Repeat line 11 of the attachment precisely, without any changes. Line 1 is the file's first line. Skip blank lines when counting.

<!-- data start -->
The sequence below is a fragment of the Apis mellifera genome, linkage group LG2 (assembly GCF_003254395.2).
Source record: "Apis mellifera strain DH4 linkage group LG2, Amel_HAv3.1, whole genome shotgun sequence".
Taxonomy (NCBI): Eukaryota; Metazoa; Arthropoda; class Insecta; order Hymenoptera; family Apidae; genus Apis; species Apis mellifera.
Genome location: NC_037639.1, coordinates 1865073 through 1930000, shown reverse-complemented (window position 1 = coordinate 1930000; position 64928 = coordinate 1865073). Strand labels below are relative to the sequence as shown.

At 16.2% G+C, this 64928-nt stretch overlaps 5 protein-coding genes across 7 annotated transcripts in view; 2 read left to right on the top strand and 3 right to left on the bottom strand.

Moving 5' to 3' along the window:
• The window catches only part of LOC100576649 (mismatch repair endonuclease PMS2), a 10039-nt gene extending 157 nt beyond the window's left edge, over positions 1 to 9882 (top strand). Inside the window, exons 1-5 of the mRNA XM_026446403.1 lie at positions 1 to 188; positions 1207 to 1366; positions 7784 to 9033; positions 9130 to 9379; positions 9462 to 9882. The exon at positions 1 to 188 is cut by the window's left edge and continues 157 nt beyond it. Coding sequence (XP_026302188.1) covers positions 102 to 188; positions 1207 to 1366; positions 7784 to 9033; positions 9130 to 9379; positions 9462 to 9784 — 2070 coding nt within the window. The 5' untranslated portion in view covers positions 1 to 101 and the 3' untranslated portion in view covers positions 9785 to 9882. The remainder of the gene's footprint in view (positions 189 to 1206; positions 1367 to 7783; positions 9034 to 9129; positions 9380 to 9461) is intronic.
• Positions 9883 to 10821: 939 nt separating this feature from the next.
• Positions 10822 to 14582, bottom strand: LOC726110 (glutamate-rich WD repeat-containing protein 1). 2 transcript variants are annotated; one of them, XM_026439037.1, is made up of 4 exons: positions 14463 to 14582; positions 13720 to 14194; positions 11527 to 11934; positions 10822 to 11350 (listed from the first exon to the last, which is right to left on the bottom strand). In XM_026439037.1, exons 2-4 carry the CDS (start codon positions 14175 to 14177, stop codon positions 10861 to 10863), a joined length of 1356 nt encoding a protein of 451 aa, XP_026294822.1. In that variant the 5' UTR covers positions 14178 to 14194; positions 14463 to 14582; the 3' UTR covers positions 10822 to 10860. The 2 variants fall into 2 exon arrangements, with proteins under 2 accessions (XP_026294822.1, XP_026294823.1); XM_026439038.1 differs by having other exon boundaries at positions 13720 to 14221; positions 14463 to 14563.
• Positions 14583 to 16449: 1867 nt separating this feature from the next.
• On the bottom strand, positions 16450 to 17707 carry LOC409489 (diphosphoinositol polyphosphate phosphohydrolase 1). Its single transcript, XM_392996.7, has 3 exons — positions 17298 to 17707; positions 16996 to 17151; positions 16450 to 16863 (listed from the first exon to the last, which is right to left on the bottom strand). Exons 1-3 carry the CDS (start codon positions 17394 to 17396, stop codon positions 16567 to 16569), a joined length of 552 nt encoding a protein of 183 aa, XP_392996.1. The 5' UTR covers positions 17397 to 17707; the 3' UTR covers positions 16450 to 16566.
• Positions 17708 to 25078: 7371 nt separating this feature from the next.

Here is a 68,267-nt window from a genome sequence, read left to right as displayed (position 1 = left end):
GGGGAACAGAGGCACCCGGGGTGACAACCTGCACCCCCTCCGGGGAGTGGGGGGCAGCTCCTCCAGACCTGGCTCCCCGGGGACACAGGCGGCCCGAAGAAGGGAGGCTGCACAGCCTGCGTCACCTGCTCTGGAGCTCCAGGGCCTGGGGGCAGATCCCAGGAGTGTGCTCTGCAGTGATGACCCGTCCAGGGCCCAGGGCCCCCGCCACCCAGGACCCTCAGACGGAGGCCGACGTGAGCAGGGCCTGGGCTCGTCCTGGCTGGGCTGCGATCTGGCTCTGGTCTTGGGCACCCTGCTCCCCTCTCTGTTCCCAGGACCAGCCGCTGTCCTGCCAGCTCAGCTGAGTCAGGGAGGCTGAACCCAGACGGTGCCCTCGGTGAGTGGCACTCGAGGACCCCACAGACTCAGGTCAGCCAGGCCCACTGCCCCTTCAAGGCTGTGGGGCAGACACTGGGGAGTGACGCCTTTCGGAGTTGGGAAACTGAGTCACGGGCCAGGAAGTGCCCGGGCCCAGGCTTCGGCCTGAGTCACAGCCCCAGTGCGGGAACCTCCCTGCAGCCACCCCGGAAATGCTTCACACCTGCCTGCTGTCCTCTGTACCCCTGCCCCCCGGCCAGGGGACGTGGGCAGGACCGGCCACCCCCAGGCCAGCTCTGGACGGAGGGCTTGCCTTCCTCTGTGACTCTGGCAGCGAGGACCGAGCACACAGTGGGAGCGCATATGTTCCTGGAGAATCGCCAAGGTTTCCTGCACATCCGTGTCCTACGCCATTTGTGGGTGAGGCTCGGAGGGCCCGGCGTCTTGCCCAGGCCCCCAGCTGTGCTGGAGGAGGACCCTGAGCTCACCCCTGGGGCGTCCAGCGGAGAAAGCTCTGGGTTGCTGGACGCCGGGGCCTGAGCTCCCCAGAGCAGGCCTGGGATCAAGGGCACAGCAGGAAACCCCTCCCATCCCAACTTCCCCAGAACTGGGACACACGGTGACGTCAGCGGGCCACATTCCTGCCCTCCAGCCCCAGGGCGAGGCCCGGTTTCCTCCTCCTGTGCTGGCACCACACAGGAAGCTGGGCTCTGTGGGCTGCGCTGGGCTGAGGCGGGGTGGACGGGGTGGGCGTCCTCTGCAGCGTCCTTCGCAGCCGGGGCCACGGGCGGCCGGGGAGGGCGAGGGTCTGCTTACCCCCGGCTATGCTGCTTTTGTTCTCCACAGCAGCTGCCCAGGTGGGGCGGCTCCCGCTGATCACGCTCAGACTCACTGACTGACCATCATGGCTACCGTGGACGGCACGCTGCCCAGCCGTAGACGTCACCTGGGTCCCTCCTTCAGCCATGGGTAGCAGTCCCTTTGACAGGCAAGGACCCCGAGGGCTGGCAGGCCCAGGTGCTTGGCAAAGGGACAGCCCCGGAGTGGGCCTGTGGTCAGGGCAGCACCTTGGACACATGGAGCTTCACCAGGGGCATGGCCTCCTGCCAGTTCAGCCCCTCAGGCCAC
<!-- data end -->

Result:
• On the bottom strand, positions 16450 to 17707 carry LOC409489 (diphosphoinositol polyphosphate phosphohydrolase 1). Its single transcript, XM_392996.7, has 3 exons — positions 17298 to 17707; positions 16996 to 17151; positions 16450 to 16863 (listed from the first exon to the last, which is right to left on the bottom strand). Exons 1-3 carry the CDS (start codon positions 17394 to 17396, stop codon positions 16567 to 16569), a joined length of 552 nt encoding a protein of 183 aa, XP_392996.1. The 5' UTR covers positions 17397 to 17707; the 3' UTR covers positions 16450 to 16566.